No person better symbolises leadership qualities than Winston Churchill. In his sharply provocative new book, Nigel Knight seeks to pull down Churchill from his pedestal as the greatest Briton of the 20th century. From Gallipoli in 1915 to the end of his premiership in 1955, Churchill's career is exposed here as a study in failure. Whether it is military matters, diplomacy or the economy, Churchill invariably has "poor judgment", is stubborn, self-indulgent and "irrational".

Worse, according to Knight, he lacked strategic vision. He found it difficult to see the war as a single theatre of action where operations at one front inevitably impinged elsewhere. Here the book follows closely General Alan Brooke, the chief of the imperial general staff, whose war diaries, published in 2001, are quoted at great length. Churchill has long been known as a master at rewriting history, putting himself in a good light and shifting blame to others. What is new is the book's comprehensive demolition of Churchill. This may be good debating strategy but for a book it is not without problems. The argument is drummed home with such vehemence that the reader almost develops a sense of sympathy for the flailing hero.

The lack of balance especially shows in the pages on Munich and the origins of the Second World War. As Knight realises, Churchill's greatness in the popular mind hinges on his prophetic warnings about Hitler's aggression and the failure of Chamberlain's appeasement policy.
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13 of 18 people found the following review helpful By Joy Inboden on 28 Oct. 2008
Format: Hardcover
At last, after the countless rose-tinted versions of Churchill's political career, Nigel Knight has given us a unbiased appraisal of his record. The inconvenient truth of his mis-judgements and the damage he did to Britain is finally exposed in this excellent new book. I found it not only well-written but consistently illuminating - and an essential read for anyone interested in 'The Greatest Briton'. Congratulations, Mr Knight, on your brave and fascinating book.
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15 of 21 people found the following review helpful By Mrs. Judith M. Baker on 26 Aug. 2009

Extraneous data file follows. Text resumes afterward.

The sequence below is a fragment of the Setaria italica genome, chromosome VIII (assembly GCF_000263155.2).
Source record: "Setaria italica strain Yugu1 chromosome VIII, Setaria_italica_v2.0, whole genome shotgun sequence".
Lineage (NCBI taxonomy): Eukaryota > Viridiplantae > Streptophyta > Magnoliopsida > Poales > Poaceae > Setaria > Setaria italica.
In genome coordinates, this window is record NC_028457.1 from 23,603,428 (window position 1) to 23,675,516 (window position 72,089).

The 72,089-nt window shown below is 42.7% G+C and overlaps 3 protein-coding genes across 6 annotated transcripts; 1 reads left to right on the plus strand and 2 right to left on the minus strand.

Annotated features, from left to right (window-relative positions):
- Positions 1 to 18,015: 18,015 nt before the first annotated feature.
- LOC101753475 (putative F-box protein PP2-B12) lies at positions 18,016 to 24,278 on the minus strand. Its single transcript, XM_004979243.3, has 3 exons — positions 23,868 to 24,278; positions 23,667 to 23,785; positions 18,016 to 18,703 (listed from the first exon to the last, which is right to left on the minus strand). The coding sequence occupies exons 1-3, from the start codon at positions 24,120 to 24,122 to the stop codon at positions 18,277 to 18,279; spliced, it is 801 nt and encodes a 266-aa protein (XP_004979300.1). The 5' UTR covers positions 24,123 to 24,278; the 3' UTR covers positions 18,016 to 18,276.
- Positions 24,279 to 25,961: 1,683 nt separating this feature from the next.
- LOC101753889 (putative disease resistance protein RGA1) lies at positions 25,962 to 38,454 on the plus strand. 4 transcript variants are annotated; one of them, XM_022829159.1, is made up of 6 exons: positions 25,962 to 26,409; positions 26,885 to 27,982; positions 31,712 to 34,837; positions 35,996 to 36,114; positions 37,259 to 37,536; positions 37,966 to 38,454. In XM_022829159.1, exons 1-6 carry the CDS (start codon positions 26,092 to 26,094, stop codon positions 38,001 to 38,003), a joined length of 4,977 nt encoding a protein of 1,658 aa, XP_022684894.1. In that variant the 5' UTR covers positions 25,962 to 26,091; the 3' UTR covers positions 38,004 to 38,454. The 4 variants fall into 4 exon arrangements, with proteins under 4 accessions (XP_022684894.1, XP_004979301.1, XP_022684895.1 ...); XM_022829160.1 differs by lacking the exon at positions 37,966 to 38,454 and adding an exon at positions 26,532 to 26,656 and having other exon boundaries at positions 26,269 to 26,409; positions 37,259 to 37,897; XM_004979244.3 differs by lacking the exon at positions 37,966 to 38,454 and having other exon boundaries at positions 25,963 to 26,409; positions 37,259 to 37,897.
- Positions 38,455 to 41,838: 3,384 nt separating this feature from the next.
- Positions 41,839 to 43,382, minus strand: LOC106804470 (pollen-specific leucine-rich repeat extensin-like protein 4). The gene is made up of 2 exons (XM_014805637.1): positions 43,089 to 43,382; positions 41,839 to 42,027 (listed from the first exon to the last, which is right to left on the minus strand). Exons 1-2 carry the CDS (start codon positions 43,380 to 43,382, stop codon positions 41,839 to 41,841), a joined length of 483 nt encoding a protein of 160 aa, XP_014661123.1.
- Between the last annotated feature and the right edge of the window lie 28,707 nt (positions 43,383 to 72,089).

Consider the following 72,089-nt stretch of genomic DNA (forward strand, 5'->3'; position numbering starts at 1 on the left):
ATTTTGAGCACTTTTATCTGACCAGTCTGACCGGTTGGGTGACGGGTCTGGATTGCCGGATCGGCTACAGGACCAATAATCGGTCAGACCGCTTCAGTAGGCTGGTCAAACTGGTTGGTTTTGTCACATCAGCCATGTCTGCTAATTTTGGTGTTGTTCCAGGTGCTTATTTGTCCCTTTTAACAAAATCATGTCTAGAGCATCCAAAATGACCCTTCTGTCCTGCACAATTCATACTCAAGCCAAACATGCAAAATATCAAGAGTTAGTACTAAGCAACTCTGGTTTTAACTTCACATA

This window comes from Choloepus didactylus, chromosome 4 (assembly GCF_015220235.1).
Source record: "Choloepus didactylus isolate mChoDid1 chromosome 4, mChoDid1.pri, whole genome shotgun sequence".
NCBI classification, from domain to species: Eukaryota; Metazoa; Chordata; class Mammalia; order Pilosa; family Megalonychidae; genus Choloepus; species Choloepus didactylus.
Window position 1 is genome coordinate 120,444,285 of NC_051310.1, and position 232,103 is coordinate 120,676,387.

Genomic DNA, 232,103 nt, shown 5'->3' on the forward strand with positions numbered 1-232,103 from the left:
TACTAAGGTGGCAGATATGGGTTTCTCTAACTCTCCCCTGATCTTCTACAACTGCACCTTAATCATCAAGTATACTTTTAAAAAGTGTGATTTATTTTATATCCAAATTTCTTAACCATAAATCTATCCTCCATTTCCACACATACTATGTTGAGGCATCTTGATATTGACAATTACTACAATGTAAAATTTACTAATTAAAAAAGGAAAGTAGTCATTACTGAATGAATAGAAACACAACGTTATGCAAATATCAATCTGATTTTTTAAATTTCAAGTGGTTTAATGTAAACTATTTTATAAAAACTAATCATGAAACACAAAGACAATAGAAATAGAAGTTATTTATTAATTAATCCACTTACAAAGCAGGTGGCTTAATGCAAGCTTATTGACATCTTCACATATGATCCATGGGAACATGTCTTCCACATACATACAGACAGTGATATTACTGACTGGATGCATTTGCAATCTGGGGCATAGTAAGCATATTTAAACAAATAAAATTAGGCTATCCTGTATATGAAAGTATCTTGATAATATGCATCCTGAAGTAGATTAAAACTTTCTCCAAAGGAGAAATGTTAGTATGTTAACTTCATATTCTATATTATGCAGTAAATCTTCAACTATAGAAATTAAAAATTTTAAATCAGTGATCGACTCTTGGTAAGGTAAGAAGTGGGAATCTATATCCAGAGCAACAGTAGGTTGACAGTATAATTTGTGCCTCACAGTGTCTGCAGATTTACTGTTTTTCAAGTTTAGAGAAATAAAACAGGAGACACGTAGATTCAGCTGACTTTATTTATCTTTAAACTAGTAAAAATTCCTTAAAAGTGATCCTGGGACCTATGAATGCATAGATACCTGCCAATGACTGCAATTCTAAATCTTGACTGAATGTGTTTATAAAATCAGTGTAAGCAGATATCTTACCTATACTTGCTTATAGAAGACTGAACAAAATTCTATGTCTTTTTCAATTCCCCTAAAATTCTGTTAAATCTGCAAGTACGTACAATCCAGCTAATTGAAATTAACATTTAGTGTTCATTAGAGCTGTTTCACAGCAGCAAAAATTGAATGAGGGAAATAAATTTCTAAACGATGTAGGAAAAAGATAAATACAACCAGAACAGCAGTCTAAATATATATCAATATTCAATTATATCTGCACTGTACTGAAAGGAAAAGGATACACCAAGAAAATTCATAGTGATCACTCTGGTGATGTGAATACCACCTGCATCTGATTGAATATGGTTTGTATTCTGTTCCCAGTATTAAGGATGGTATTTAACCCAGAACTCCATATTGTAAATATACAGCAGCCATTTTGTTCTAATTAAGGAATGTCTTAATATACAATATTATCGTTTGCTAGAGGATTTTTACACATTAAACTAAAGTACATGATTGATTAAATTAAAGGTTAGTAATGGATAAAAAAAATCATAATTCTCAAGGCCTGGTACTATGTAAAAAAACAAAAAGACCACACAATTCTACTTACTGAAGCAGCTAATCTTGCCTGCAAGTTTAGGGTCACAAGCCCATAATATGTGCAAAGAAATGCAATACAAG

Format: Hardcover
As one of the generation who grew up with the image of Churchill as the great man who had single-handedly saved our country from invasion, I started reading this book with a degree of scepticism. How dare Nigel Knight presume to pick holes in our nation's favourite hero? But I quickly discovered the in-depth research that Knight has put into this book has unearthed a wealth of evidence that shows Churchill to have been incompetent and arrogant at best, and at worst a potential danger to our country. The publicity that has made him an adored national treasure seems to have been ill-founded. As an historical work Knight's book is faultless in its detail and references, but it is also highly readable book for anyone who has an interest in the personalities that have shaped our history. I would recommend it highly to both historians and non-academic readers.
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7 of 10 people found the following review helpful By M. Harper on 6 April 2009
Format: Hardcover
This is a useful work of reference for anyone who is compiling any sort of work on the career of the great Winston and wishes to avoid the hagiographical approach which is the bane of so many other accounts. Churchill made his mistakes and they are ruthlessly exposed here. To gain balance, I would extend my bibliography beyond this volume but this deals with Churchill's career in a useful chronological form and so individual incidents are easy to find. A very worthwhile addition to the collection of anyone interested in this topic.